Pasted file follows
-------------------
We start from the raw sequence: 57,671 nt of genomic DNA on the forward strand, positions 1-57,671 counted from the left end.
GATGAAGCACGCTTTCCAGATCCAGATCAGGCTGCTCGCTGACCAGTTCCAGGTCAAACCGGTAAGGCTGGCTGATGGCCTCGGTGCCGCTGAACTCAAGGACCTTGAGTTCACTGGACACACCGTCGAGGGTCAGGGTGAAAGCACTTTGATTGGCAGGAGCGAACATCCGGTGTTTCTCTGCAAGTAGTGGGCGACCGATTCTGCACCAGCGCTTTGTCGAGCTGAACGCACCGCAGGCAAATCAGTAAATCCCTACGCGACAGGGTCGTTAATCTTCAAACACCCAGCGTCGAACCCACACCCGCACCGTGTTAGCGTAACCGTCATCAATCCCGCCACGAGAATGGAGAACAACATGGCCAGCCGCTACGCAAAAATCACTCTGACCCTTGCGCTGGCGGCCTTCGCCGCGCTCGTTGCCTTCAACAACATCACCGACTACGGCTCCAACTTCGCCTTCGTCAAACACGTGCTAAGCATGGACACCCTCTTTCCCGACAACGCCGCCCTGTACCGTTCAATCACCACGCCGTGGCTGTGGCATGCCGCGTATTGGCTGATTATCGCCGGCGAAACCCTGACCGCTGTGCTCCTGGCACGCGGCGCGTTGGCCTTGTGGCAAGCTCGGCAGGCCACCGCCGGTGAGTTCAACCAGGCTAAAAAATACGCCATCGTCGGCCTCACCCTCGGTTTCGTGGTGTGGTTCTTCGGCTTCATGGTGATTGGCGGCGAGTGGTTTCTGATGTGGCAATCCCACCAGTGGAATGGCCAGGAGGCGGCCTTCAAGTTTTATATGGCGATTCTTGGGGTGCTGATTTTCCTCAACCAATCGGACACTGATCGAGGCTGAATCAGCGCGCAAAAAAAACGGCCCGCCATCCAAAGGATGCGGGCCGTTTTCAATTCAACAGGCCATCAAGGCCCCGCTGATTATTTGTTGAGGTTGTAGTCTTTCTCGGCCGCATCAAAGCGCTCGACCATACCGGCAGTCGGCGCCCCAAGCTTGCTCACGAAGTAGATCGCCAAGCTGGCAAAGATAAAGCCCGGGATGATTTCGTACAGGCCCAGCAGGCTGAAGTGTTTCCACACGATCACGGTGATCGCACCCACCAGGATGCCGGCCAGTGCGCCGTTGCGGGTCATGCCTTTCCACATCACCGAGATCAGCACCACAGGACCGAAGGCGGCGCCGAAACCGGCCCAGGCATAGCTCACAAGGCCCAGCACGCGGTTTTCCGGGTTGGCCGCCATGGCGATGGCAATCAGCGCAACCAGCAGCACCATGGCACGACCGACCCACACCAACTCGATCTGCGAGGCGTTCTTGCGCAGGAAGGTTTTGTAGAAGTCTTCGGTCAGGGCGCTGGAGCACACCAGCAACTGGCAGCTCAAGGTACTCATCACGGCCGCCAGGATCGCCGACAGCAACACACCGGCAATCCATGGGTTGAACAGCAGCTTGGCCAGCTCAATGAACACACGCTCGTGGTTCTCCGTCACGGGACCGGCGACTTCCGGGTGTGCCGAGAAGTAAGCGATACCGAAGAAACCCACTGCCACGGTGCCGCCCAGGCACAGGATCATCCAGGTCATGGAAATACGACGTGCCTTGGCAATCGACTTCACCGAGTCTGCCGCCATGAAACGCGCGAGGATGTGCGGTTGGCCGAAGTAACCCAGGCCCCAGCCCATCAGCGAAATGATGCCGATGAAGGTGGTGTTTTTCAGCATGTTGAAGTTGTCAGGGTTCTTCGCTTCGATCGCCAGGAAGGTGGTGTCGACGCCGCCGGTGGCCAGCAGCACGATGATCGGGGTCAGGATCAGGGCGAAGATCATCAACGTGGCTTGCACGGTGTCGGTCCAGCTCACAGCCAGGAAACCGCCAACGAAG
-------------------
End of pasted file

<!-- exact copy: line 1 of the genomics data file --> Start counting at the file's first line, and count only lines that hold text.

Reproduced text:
We start from the raw sequence: 57,671 nt of genomic DNA on the forward strand, positions 1-57,671 counted from the left end.